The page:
• This combination of services sometimes is called assertive community treatment
    • Other key features are…
  • 76. What Are the Features of Effective Community Care?
    • Coordinated services
      • Community mental health centers provide medications, psychotherapy, and inpatient emergency care
      • Coordination of services is especially important for mentally ill chemical abusers (MICAs)
    • Short-term hospitalization
      • If treatment on an outpatient basis is unsuccessful, patients may be transferred to short-term hospital programs
      • After being hospitalized for up to a few weeks, patients are released to aftercare programs for follow-up in the community
  • 77. What Are the Features of Effective Community Care?
    • Partial hospitalization
      • If patients’ needs fall between full hospitalization and outpatient care, day center programs may be effective
      • These programs provide daily supervised activities and programs to improve social skills
      • Another kind of institution that has become popular is the semihospital, or residential crisis center – houses or other structures in the community that provide 24-hour nursing care for those with severe mental disorders
  • 78. What Are the Features of Effective Community Care?
    • Supervised residences
      • Halfway houses (or group homes) provide shelter and supervision for those patients who are unable to live alone or with their families, but who do not require hospitalization
      • Staff are usually paraprofessionals
      • Houses are run with a milieu therapy philosophy
      • These programs help those with schizophrenia adjust to community life and avoid rehospitalization
  • 79. What Are the Features of Effective Community Care?
    • Occupational training
      • Many people recovering from schizophrenia receive occupational training in a sheltered workshop – a supervised workplace for employees who are not ready for competitive or complicated jobs
  • 80. How Has Community Treatment Failed?
    • There is no doubt that effective community programs can help people with schizophrenia recover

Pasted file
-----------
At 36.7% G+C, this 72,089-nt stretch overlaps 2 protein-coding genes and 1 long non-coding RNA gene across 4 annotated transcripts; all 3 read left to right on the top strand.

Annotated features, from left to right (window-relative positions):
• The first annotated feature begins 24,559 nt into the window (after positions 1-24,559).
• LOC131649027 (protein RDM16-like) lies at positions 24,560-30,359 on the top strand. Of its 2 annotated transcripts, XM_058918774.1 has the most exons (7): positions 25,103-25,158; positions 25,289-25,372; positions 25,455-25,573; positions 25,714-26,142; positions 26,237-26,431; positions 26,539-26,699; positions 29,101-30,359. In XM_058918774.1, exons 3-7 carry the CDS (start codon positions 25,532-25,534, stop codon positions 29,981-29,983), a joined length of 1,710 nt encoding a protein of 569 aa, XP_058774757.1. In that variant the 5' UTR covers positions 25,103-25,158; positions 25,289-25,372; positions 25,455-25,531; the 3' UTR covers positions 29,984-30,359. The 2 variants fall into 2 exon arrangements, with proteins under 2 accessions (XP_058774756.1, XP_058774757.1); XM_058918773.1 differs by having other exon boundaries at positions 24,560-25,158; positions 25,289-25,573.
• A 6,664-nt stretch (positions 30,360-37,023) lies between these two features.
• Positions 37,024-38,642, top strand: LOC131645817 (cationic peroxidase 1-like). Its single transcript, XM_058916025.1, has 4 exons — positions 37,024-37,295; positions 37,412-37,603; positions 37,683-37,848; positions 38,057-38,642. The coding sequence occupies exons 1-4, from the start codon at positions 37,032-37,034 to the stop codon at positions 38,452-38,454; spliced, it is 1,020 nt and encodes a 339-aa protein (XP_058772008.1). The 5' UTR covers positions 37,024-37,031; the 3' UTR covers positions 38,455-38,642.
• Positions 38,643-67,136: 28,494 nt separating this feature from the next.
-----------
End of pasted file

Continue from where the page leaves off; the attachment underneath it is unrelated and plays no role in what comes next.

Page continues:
• However, fewer than half of all people who need them receive appropriate community mental health services
      • In any given year, 40% to 60% of all people with schizophrenia receive no treatment at all
      • Two factors are primarily responsible:
        • Poor coordination of services
        • Shortage of services
  • 81. How Has Community Treatment Failed?
    • Poor coordination of services
      • Mental health agencies in a community often fail to communicate with one another
      • To combat this problem, a growing number of community therapists have become case managers for people suffering from schizophrenia
        • Case managers offer therapy and advice, teach problem-solving and social skills, and ensure compliance with medications
        • Case managers also try to coordinate available community services for their clients
  • 82. How Has Community Treatment Failed?
    • Shortage of services
      • The number of community programs available to people with schizophrenia is woefully short
      • The centers that do exist generally fail to provide adequate services for people with severe disorders
      • This shortage is due to primarily to funding shortages
  • 83. What Are the Consequences of Inadequate Community Treatment?
    • When community treatment fails, many people suffering from schizophrenia receive no treatment at all
      • Many return to their families and receive medication and perhaps emotional and financial support, but little else in the way of treatment
  • 84. What Are the Consequences of Inadequate Community Treatment?
    • Around 8% of patients enter an alternative care facility (such as a nursing home), where they receive custodial care and medication
    • As many as 18% are placed in privately run residences where supervision is provided by untrained individuals
    • Another 34% of patients live in totally unsupervised settings
  • 85. What Are the Consequences of Inadequate Community Treatment?
    • Finally, a great number of people suffering from schizophrenia become homeless
      • Approximately one-third of the homeless people in America have a severe mental disorder, commonly schizophrenia
  • 86. The Promise of Community Treatment
    • Despite these very serious problems, proper community care has shown great potential for assisting in recovery from schizophrenia
      • Another important advancement has been the formation of a number of national interest groups, including the National Alliance on Mental Illness (NAMI), to push for better community treatment
  • 87. The Promise of Community Treatment
    • Today, community care is a major feature of treatment for people recovering from schizophrenia in countries around the world
    • Both in the U.S. and abroad, varied and well­coordinated community treatment is seen as an important part of the solution to the problem of schizophrenia